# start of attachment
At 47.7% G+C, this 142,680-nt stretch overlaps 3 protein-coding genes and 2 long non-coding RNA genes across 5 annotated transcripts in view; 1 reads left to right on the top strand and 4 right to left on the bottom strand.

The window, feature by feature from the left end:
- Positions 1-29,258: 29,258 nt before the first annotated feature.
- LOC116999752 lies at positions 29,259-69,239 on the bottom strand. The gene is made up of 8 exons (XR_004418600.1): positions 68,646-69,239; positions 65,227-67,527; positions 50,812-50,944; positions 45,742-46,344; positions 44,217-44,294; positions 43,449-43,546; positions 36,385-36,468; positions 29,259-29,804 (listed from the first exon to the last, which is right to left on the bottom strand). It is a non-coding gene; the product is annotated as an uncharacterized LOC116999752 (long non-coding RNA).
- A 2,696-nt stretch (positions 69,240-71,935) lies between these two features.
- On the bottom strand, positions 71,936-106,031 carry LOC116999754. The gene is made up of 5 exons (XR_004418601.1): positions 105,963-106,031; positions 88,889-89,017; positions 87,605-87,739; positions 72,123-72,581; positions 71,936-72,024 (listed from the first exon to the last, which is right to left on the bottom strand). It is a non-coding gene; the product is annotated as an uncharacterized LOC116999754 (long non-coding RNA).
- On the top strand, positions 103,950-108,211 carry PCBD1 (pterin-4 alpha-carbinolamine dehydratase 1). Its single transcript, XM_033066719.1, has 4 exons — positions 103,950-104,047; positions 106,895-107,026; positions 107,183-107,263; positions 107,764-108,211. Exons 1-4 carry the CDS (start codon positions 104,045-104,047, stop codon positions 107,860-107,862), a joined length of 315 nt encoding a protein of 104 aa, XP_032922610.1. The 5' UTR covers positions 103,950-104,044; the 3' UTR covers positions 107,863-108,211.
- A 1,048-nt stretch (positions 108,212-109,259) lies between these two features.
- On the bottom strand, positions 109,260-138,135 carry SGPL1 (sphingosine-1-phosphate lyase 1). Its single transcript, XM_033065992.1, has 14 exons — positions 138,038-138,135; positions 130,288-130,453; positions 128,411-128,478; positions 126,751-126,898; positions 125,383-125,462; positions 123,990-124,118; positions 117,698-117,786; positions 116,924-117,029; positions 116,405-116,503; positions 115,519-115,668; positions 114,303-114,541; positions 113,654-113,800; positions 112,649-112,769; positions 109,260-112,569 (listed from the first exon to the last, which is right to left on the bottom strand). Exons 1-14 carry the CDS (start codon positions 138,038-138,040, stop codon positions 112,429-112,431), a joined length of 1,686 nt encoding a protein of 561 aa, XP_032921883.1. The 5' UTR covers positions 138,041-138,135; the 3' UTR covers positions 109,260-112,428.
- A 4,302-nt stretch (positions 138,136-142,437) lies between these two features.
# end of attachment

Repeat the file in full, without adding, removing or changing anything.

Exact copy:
At 47.7% G+C, this 142,680-nt stretch overlaps 3 protein-coding genes and 2 long non-coding RNA genes across 5 annotated transcripts in view; 1 reads left to right on the top strand and 4 right to left on the bottom strand.

The window, feature by feature from the left end:
- Positions 1-29,258: 29,258 nt before the first annotated feature.
- LOC116999752 lies at positions 29,259-69,239 on the bottom strand. The gene is made up of 8 exons (XR_004418600.1): positions 68,646-69,239; positions 65,227-67,527; positions 50,812-50,944; positions 45,742-46,344; positions 44,217-44,294; positions 43,449-43,546; positions 36,385-36,468; positions 29,259-29,804 (listed from the first exon to the last, which is right to left on the bottom strand). It is a non-coding gene; the product is annotated as an uncharacterized LOC116999752 (long non-coding RNA).
- A 2,696-nt stretch (positions 69,240-71,935) lies between these two features.
- On the bottom strand, positions 71,936-106,031 carry LOC116999754. The gene is made up of 5 exons (XR_004418601.1): positions 105,963-106,031; positions 88,889-89,017; positions 87,605-87,739; positions 72,123-72,581; positions 71,936-72,024 (listed from the first exon to the last, which is right to left on the bottom strand). It is a non-coding gene; the product is annotated as an uncharacterized LOC116999754 (long non-coding RNA).
- On the top strand, positions 103,950-108,211 carry PCBD1 (pterin-4 alpha-carbinolamine dehydratase 1). Its single transcript, XM_033066719.1, has 4 exons — positions 103,950-104,047; positions 106,895-107,026; positions 107,183-107,263; positions 107,764-108,211. Exons 1-4 carry the CDS (start codon positions 104,045-104,047, stop codon positions 107,860-107,862), a joined length of 315 nt encoding a protein of 104 aa, XP_032922610.1. The 5' UTR covers positions 103,950-104,044; the 3' UTR covers positions 107,863-108,211.
- A 1,048-nt stretch (positions 108,212-109,259) lies between these two features.
- On the bottom strand, positions 109,260-138,135 carry SGPL1 (sphingosine-1-phosphate lyase 1). Its single transcript, XM_033065992.1, has 14 exons — positions 138,038-138,135; positions 130,288-130,453; positions 128,411-128,478; positions 126,751-126,898; positions 125,383-125,462; positions 123,990-124,118; positions 117,698-117,786; positions 116,924-117,029; positions 116,405-116,503; positions 115,519-115,668; positions 114,303-114,541; positions 113,654-113,800; positions 112,649-112,769; positions 109,260-112,569 (listed from the first exon to the last, which is right to left on the bottom strand). Exons 1-14 carry the CDS (start codon positions 138,038-138,040, stop codon positions 112,429-112,431), a joined length of 1,686 nt encoding a protein of 561 aa, XP_032921883.1. The 5' UTR covers positions 138,041-138,135; the 3' UTR covers positions 109,260-112,428.
- A 4,302-nt stretch (positions 138,136-142,437) lies between these two features.